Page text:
As a fiction writer on the side (“on the side” of my apologetic and comparative religion studies which are “on the side” of my full-time day job – which means I barely ever get time to work on it), I once started work on a novella similar in theme and purpose to C.S. Lewis’s The Great Divorce. In fact, my short pitch for the story was that it was “a simultaneous tribute to and argument against C.S. Lewis.” Without digressing too heavily on the details of my own story, during the first revision pass I realized that my heaven was not heavenly enough and my hell was not hellish enough. Oddly enough, that’s precisely my main complaint about The Great Divorce. Before starting the rewrite in earnest, I wanted to do some research on different takes of heaven and hell from a Christian worldview. My goal was to give portrayals of both that were biblically accurate while giving, to the best of my ability, a clear sense of the thrill and wonder or horror of heaven or hell, respectively, and at the same time showing why the Christian doctrine of hell is more than just divinely authorized sadism. Among my planned reading were gems like Randy Alcorn’s Heaven, Dante’s Inferno, Francis Chan’s Erasing Hell, and Hank Hanegraaff’s Afterlife. Also among them was a little book that I’d stumbled across on Amazon, My Hope in Hell by Jens Reuter. The book had very few reviews but a high average and was only $8. Why not, right?
I was expecting a defense of the doctrine of hell as a necessary means of satisfying God’s justice. Boy, was I wrong.
Rather than a defense of a particular interpretation, or a systematic examination of what the bible says about hell, I very quickly found that My Hope in Hell would be more accurately described as a structured version of a confused and emotionally loaded journal entry, the thoughts and summarized studies of someone wrestling with an aspect of his faith that he finds unacceptable.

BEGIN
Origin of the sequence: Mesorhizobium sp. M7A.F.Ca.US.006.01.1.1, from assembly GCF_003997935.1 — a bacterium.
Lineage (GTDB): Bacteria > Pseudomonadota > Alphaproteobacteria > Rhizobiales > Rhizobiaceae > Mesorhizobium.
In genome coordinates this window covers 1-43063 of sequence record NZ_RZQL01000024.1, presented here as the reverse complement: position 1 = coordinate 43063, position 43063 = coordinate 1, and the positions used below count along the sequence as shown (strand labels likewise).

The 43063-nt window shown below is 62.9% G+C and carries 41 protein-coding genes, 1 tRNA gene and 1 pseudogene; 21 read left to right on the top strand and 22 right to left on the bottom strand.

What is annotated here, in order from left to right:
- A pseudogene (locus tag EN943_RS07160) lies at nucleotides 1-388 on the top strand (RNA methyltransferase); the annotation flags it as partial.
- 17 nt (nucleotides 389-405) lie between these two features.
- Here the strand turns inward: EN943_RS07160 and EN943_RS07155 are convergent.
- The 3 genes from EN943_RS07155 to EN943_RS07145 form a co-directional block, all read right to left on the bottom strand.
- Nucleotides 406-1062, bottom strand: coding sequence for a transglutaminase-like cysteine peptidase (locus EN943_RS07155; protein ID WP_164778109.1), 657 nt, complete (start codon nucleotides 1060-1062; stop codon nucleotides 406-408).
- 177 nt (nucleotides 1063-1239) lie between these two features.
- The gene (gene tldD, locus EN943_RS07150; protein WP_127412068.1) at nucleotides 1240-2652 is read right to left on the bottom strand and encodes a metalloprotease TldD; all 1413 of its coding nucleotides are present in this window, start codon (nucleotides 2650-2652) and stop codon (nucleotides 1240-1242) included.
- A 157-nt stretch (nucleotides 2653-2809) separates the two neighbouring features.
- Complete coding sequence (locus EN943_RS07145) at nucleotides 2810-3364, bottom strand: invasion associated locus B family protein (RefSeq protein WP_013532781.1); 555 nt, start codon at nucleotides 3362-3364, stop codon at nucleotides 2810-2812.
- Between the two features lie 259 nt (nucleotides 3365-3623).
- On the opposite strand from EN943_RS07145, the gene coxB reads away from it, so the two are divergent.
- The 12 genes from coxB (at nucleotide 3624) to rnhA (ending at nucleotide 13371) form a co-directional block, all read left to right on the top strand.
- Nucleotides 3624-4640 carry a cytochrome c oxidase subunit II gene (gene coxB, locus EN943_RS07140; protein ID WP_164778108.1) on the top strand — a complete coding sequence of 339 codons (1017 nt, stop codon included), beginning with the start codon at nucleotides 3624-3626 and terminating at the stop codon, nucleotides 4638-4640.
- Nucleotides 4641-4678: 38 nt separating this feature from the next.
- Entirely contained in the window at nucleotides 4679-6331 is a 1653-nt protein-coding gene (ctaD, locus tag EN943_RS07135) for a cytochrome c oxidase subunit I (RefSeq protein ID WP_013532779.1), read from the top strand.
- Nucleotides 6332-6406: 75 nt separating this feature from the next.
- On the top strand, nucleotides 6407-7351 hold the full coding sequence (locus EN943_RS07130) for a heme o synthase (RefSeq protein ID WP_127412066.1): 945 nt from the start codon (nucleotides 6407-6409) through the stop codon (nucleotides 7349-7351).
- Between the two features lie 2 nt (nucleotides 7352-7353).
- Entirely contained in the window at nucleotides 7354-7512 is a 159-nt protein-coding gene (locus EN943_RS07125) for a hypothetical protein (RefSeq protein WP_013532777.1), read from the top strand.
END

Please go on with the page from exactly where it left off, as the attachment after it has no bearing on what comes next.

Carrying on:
When looking at the reasons for why we should critically examine our faith and that of others, there are several good, practical reasons that have a great deal of impact on the lives we live now, but I don’t believe that these are the most important reasons. The most important reason, I believe, is that every religion, omitting Atheism, claims that the belief system we cling to in this life has lasting consequences in the life beyond the grave. Atheism is largely alone in this because it denies the existence of an afterlife and, as a result, all you have is this life. However, all the other major world religions teach that the soul continues after death to a fate primarily determined by the life you lived. Even the smaller faiths, such as Mormonism, or the historical practices going back to ancient Greece or Egypt all understood and taught that death was not the end of the road.
I’ve previously touched on the contradictory concepts of the afterlife in various religions, but at the time I focused on the rewards that one expects or hopes to receive. In addition to those rewards, each religion teaches that there is an opposite destination reserved for those who do not measure up. In Buddhism and Hinduism, that destination is another life and death in the cycle of reincarnation and the social standing you receive is a direct result of what sort of life you lived the time before. As a side note, don’t let westernized and romanticized versions of reincarnation fool you. In the Hindu or Buddhist framework, you’re not even guaranteed to be human in the next life. You could be a sea slug or a dung beetle if you really screwed up.
Writer, artist, lay theologian, student of comparative religion.